Erik told me months ago about a powerful blog post, “The disease called Perfection,” on SDL (Single Dad Laughing). In the post, the author (Dan), writes of the pain-inducing illusion of Perfection which permeates our society and causes us to 1) compare ourselves with others (at least the persona of perfection we perceive in them), 2) assess (erroneously) that others are much better than we are, 3) feel ashamed to show the real, flawed parts of ourselves (since the ideal of Perfection shuns weakness), and ultimately 4) to isolate ourselves emotionally from ourselves and others. In a heart-wrenching plea, he asks us to start being real by telling others how perfect we aren’t. He writes:
“This is me, weeping as I write, asking the good people of the world to find somebody to put their arm around and be ‘real’. This is me, wishing that people would realize how beautiful they are, even with all of their imperfections. This is me, sad and desperate for the girls in this world to love themselves. This is me, a very imperfect man, trying to help others feel a little more perfect by asking you to act a little less perfect.
“Will you help me spread ‘Real’? Tell us below just how perfect you aren’t. You never know who might be alive tomorrow because you were real today.”
In an act of great courage, Dan listed 7 examples from his own life of things he hadn’t wanted people to ever know. He called it his “dose of real.” (I invite you to read his article. It’s very touching!)
Well, folks, I’ve decided to take his challenge. I’ll allow myself to share with you my own “dose of real,” with the hope that it will help even one of you know that you are not alone. [Note: Feeling extremely nervous even thinking about this. Hmmm . . . Why is this so hard?!]
* I’ve been talking with a therapist because I can’t figure out who I really am and why it mattered that I be born. (My spiritual life with God and buddies was a pretty sweet existence before, I bet–assuming as I do that my soul is immortal.) Why the need for mortal life and its temporal concerns and complexity? And who am I, ultimately–a set of genes, an immortal personality, the product of my education/early environment . . .?
* For years I domineered my husband, tyrannically making most family decisions and controlling our money (his income!) with an iron fist. He didn’t even feel free to run over and grab a hamburger, lest I berate him for that “unnecessary expenditure”! My husband went numb over time, in our marriage. (Glad he’s back!)
* Some days the seeming incurability of my depression has made the idea of life after death (the immortality of the soul) sound like a perpetual hell: ‘I’d rather cease to exist than suffer like this in the next life! If I can’t overcome my depression here, what guarantee is there that my mind will be free of it there?!’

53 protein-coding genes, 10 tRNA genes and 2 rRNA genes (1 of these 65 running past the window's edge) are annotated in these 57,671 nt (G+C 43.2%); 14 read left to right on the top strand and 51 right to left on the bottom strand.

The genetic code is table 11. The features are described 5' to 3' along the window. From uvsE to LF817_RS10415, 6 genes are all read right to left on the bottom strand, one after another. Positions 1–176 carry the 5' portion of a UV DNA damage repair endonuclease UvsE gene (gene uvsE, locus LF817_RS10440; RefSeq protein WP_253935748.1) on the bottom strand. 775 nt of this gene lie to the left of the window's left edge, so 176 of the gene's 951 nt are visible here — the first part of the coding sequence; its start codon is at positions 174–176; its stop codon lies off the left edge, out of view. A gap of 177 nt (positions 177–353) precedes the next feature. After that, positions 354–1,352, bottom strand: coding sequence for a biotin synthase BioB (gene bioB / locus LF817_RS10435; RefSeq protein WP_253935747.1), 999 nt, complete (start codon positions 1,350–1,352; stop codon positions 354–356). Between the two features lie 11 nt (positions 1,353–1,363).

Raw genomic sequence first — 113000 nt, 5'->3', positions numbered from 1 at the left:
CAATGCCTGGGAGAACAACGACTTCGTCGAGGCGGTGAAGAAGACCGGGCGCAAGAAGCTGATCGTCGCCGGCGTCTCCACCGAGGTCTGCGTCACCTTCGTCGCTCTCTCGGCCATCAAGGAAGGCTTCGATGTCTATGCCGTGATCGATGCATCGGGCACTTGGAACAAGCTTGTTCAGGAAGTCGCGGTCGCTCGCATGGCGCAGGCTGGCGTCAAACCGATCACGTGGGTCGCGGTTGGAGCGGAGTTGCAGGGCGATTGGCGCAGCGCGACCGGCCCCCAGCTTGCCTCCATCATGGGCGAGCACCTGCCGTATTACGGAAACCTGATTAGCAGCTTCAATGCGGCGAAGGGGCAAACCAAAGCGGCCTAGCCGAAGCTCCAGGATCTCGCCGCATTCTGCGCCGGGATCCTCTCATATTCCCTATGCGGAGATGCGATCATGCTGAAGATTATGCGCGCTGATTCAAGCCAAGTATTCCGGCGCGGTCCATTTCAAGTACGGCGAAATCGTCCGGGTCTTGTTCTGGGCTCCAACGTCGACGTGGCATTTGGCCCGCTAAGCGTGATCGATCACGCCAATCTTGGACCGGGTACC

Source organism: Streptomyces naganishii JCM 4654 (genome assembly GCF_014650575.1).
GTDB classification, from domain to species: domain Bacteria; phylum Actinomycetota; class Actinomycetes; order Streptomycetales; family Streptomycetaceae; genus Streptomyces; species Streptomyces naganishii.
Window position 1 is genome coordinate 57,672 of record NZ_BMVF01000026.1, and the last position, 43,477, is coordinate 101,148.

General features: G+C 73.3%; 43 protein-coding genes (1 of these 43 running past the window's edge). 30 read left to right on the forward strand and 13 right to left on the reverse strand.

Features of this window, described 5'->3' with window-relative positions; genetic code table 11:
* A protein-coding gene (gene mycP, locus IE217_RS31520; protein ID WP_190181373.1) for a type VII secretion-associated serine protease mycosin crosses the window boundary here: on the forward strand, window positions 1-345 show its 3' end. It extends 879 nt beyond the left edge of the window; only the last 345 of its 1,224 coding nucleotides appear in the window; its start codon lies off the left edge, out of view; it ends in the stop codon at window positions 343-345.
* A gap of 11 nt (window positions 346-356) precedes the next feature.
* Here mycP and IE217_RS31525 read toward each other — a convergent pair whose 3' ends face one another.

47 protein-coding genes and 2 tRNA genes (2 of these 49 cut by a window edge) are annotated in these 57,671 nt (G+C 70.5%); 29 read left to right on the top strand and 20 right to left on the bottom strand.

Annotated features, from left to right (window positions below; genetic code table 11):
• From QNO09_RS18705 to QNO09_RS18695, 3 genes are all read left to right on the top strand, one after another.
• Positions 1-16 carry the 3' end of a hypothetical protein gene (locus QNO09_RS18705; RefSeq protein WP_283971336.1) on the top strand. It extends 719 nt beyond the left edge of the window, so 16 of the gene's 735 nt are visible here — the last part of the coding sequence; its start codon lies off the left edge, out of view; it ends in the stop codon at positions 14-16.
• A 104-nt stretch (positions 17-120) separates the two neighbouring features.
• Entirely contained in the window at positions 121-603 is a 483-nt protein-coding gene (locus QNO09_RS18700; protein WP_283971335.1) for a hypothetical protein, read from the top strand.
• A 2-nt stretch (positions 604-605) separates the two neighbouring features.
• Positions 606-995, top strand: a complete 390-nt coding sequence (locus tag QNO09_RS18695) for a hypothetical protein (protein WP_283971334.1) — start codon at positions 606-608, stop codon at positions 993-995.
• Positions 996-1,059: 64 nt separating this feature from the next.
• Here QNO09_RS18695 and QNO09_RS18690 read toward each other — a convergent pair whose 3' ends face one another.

* I have not valued nor enjoyed being a stay-at-home mom, even though it was my choice (duty-bound, for sure) to become and remain one. I’ve been tormented for years with illusions of grandeur, which have robbed me of contentment in domesticity and simple living. (Don’t ever tell your kids ‘They’re smart!” as they’re growing up; it’ll torment them as adults!)
* I had homophobia as a teen and secretly worried at times, ‘What if I’m gay and don’t know it?’ Almost never being invited on dates made me question whether I was desirable/feminine. (Thankfully I met a gorgeous hunk, Erik Andersen, my first day at college, and he flirted with–and kissed me–a lot that semester. Thanks, Babe, for being the answer to my insecurity at that time!)
* After our first child was born, I lost my libido for a time. Being exhausted and depressed, I’d deny Erik, with the excuse: “It’s not my need.” We’d go weeks between, and my homophobia caused me to again worry, ‘Does my lack of interest in sex suggest I’m gay?” (Oprah featured the subject “When Women Don’t Want Sex” on one of her shows that year, which helped me to learn that many other heterosexual women suffer from lack of libido as well. I wasn’t alone!)
* I’m not a very good friend: I get wrapped up in my little world/mind and make little to no effort to keep in touch with or care for my friends. Those whom I don’t see regularly (in the current context of my life) I tend to neglect.
* My insecurity has caused me to want others to be like me, but not quite as good as me, so I can feel important. I’ve judged others harshly who were not like me. I’ve had a hard time throughout my life admitting my mistakes out loud, or valuing others for the good people they are despite their human weaknesses.
*With unrealistic expectations, I’ve judged nearly everything in life for what it lacks. I’ve viewed the cup as half empty.
Writing these things makes me want to shrink up in a ball and go away. But perhaps acknowledging my problems is a necessary step to begin freeing myself up from emotional bondage. It’s hard for me to accept the idea that I’m limited as a person and that making mistakes and learning through trial-and-error is not only understandable but ultimately beneficial–because of the practical wisdom and humility such a process (and expectation) produces. The vast emotional realm of feelings can be scary, and never admitting mistakes or fears feels safe. But I’m beginning to understand that that safety is just a prison. Being real is being open to our feelings and being free to explore them and their roots. I’m excited I’m in therapy and am hopeful it will help!